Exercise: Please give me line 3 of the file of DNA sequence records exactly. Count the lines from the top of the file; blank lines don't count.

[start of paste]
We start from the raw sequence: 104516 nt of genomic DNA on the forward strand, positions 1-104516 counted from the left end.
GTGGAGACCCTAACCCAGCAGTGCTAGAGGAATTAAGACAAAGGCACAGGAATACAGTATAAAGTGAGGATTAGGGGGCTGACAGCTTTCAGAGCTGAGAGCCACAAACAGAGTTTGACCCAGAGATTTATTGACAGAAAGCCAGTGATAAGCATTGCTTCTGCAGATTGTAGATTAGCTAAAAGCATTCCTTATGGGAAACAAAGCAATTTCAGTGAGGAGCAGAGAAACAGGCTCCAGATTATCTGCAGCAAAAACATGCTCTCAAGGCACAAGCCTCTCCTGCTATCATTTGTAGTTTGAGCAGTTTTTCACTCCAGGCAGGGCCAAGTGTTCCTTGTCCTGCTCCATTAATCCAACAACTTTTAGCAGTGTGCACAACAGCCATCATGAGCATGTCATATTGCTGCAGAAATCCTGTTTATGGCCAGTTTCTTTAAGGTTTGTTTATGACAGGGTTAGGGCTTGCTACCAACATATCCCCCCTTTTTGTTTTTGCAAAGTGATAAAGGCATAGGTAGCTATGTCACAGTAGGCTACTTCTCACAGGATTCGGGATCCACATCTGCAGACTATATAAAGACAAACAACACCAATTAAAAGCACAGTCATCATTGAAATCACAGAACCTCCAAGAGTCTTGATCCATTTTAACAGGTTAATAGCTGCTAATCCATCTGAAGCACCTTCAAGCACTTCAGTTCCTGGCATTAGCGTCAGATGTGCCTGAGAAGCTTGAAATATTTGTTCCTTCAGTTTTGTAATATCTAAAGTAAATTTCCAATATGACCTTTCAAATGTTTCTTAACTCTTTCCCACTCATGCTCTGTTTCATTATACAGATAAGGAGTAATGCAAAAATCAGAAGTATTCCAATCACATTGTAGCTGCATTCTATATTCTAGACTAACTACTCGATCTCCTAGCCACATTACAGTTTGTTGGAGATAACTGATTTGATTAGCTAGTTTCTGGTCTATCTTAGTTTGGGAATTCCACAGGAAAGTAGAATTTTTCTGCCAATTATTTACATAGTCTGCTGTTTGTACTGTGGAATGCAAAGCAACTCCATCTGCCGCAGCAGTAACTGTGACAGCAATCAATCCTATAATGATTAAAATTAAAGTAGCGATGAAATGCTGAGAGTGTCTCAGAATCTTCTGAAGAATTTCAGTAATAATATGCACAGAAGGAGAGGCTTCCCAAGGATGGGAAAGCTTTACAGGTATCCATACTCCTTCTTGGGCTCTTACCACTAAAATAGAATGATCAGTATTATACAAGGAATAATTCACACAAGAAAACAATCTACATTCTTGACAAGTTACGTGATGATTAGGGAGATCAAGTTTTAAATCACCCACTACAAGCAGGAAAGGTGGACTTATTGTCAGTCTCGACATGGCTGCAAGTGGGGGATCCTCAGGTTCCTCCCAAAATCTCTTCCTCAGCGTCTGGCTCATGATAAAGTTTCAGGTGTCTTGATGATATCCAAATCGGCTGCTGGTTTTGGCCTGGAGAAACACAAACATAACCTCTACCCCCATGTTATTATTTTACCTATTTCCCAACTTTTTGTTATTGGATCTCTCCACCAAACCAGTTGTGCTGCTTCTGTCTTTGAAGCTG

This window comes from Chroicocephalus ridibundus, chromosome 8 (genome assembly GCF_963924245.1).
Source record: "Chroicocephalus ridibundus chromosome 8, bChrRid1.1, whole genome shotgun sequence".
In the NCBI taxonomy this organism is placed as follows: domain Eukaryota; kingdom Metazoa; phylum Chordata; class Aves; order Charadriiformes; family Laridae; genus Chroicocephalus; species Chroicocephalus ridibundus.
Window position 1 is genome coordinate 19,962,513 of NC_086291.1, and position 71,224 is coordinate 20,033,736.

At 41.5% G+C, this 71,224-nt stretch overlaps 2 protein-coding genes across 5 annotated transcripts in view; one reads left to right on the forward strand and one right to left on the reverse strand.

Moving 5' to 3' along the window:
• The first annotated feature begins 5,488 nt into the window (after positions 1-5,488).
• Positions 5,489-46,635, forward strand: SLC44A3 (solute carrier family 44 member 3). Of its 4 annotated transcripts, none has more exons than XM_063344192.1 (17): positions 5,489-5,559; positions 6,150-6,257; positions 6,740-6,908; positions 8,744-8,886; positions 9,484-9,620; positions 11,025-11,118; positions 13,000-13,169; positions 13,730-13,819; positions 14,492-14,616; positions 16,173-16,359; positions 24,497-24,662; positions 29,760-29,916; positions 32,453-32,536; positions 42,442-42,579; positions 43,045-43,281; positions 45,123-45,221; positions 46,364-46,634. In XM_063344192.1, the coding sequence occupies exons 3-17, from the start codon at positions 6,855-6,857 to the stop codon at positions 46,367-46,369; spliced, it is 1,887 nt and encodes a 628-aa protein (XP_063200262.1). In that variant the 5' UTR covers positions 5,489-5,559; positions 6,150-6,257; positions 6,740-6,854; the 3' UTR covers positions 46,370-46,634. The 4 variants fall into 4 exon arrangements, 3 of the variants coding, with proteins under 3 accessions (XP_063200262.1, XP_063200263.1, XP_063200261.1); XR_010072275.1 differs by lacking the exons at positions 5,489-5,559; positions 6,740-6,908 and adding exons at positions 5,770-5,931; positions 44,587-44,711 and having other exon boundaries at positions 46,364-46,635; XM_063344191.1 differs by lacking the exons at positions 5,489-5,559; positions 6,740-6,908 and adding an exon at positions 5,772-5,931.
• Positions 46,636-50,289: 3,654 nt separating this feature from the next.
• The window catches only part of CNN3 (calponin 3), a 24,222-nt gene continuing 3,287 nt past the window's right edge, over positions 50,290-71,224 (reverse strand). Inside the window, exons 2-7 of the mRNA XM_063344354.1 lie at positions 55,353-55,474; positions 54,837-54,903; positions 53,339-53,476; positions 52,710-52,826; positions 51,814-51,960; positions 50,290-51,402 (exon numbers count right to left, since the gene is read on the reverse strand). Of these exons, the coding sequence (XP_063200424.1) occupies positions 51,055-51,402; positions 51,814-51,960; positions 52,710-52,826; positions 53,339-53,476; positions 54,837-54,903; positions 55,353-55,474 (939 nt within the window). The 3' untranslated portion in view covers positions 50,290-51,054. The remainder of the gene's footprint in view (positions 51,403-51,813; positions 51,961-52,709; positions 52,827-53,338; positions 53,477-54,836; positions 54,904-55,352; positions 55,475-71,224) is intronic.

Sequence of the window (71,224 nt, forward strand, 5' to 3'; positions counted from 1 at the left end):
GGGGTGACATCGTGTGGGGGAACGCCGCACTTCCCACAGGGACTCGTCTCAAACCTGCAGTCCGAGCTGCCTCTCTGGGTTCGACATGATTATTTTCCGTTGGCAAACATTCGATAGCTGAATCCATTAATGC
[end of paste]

This window comes from Chroicocephalus ridibundus, chromosome 8 (genome assembly GCF_963924245.1).